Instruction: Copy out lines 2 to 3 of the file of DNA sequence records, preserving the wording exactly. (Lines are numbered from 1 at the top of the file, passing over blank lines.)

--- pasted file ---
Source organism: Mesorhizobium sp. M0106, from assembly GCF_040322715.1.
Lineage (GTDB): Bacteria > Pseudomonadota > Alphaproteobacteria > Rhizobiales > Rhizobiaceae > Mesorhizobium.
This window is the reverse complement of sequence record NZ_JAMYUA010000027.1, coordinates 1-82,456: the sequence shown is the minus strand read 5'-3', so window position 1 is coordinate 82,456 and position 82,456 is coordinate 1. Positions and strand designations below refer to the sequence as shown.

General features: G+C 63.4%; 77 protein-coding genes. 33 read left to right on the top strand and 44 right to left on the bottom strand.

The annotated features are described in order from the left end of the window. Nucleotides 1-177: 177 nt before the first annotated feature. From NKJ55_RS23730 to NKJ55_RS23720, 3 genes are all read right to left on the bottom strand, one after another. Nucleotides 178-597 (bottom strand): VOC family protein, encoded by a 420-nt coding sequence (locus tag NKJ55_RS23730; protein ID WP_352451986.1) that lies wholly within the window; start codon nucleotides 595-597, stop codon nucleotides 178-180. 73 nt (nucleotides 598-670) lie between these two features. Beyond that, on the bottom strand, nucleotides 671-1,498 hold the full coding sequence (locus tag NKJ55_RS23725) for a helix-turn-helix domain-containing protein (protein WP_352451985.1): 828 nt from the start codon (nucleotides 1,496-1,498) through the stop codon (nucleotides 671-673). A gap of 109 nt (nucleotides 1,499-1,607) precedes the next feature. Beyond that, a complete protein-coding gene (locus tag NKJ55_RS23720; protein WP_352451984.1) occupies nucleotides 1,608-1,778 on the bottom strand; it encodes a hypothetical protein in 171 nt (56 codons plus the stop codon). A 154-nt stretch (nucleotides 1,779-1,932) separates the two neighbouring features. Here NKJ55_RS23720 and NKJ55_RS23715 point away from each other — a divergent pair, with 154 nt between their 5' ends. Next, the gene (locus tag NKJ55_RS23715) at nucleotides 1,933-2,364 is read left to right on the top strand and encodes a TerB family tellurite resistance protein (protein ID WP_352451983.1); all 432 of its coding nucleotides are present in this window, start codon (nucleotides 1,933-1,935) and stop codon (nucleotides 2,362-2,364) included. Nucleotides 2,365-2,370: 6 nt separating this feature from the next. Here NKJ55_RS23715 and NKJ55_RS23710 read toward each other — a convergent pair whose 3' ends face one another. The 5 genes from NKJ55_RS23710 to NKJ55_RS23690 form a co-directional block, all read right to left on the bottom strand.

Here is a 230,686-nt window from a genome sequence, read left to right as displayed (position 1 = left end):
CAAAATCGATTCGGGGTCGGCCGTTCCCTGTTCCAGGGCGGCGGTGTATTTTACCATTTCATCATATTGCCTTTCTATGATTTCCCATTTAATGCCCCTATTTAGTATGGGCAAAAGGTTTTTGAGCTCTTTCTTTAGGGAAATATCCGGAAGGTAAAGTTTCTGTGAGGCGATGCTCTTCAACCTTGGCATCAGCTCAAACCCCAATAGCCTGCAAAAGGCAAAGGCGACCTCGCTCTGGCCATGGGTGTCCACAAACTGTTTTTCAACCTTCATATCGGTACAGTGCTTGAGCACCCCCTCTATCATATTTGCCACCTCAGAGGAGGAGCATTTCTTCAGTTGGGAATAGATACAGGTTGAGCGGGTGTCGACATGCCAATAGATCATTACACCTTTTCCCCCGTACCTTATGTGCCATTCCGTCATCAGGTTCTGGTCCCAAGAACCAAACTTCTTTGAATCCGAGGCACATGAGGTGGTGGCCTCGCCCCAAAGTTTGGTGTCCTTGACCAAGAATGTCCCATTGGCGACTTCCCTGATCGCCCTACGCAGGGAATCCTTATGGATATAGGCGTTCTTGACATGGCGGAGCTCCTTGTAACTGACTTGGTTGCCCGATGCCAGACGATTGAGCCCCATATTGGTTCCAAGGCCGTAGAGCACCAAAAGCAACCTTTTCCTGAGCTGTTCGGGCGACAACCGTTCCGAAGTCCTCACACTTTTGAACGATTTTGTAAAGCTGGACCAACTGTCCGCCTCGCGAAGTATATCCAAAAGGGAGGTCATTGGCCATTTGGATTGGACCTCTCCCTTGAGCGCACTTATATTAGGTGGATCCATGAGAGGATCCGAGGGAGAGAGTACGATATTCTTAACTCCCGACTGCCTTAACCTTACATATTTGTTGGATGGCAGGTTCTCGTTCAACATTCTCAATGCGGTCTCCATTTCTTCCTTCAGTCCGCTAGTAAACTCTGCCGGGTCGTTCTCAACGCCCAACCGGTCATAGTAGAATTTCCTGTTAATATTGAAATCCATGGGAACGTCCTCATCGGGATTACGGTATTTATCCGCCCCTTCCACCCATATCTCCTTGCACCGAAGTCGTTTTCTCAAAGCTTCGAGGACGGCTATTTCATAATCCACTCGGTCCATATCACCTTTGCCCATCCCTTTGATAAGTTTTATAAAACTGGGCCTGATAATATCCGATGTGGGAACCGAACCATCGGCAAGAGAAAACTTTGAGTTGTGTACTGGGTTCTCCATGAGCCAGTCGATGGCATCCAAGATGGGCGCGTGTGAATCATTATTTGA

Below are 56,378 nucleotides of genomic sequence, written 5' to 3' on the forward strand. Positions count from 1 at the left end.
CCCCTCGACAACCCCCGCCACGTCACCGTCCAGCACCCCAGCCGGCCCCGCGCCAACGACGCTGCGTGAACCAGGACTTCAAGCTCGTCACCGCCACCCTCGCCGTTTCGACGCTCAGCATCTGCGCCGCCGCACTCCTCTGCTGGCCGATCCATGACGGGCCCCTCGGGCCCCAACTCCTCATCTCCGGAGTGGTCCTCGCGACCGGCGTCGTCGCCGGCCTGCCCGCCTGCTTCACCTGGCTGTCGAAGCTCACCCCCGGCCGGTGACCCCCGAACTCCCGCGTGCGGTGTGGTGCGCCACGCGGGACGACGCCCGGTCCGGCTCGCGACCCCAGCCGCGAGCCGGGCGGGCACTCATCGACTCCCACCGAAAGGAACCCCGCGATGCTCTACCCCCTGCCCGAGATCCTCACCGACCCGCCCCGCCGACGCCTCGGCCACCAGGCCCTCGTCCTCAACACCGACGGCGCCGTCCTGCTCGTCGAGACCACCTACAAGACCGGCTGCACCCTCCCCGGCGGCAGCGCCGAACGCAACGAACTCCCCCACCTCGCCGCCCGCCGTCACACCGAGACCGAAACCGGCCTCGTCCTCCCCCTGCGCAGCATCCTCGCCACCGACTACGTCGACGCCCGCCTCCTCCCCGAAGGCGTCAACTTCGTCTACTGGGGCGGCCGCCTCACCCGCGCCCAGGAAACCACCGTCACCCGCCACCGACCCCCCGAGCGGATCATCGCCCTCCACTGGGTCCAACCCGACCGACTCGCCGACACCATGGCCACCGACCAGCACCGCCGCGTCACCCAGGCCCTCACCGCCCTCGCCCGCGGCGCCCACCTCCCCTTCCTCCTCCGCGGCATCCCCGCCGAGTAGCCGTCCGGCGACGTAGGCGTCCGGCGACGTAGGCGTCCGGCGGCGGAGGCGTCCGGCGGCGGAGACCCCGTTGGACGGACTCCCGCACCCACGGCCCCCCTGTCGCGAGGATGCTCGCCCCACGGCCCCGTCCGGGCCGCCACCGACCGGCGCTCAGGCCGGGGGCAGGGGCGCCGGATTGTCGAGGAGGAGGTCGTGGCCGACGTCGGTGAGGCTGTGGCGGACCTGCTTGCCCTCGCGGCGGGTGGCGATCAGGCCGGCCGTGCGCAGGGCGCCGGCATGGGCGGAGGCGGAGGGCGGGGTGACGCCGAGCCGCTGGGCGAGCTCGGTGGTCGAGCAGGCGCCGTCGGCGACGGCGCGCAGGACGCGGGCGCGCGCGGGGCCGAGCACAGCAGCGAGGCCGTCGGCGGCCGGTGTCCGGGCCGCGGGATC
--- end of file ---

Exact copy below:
Lineage (GTDB): Bacteria > Pseudomonadota > Alphaproteobacteria > Rhizobiales > Rhizobiaceae > Mesorhizobium.
This window is the reverse complement of sequence record NZ_JAMYUA010000027.1, coordinates 1-82,456: the sequence shown is the minus strand read 5'-3', so window position 1 is coordinate 82,456 and position 82,456 is coordinate 1. Positions and strand designations below refer to the sequence as shown.